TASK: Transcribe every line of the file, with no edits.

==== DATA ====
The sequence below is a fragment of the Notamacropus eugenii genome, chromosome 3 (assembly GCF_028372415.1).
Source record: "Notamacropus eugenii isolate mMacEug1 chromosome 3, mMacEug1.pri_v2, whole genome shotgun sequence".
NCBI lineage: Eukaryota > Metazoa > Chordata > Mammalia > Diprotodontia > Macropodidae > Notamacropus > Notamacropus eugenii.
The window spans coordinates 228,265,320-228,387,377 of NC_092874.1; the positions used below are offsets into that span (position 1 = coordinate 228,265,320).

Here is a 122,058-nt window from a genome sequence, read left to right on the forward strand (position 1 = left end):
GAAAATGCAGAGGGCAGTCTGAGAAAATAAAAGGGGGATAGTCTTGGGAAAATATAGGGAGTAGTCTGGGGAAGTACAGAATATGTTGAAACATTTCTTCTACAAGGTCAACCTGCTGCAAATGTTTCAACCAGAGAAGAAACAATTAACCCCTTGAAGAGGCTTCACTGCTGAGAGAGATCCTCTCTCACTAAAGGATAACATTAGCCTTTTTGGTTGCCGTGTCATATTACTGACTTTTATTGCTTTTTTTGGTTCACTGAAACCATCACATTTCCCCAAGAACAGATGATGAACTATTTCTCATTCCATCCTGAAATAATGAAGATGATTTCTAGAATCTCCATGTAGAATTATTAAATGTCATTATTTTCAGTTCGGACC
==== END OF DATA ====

The sequence below is a fragment of the Notamacropus eugenii genome, chromosome 3 (assembly GCF_028372415.1).
Source record: "Notamacropus eugenii isolate mMacEug1 chromosome 3, mMacEug1.pri_v2, whole genome shotgun sequence".
NCBI lineage: Eukaryota > Metazoa > Chordata > Mammalia > Diprotodontia > Macropodidae > Notamacropus > Notamacropus eugenii.
The window spans coordinates 228,265,320-228,387,377 of NC_092874.1; the positions used below are offsets into that span (position 1 = coordinate 228,265,320).

Here is a 122,058-nt window from a genome sequence, read left to right on the forward strand (position 1 = left end):
GAAAATGCAGAGGGCAGTCTGAGAAAATAAAAGGGGGATAGTCTTGGGAAAATATAGGGAGTAGTCTGGGGAAGTACAGAATATGTTGAAACATTTCTTCTACAAGGTCAACCTGCTGCAAATGTTTCAACCAGAGAAGAAACAATTAACCCCTTGAAGAGGCTTCACTGCTGAGAGAGATCCTCTCTCACTAAAGGATAACATTAGCCTTTTTGGTTGCCGTGTCATATTACTGACTTTTATTGCTTTTTTTGGTTCACTGAAACCATCACATTTCCCCAAGAACAGATGATGAACTATTTCTCATTCCATCCTGAAATAATGAAGATGATTTCTAGAATCTCCATGTAGAATTATTAAATGTCATTATTTTCAGTTCGGACC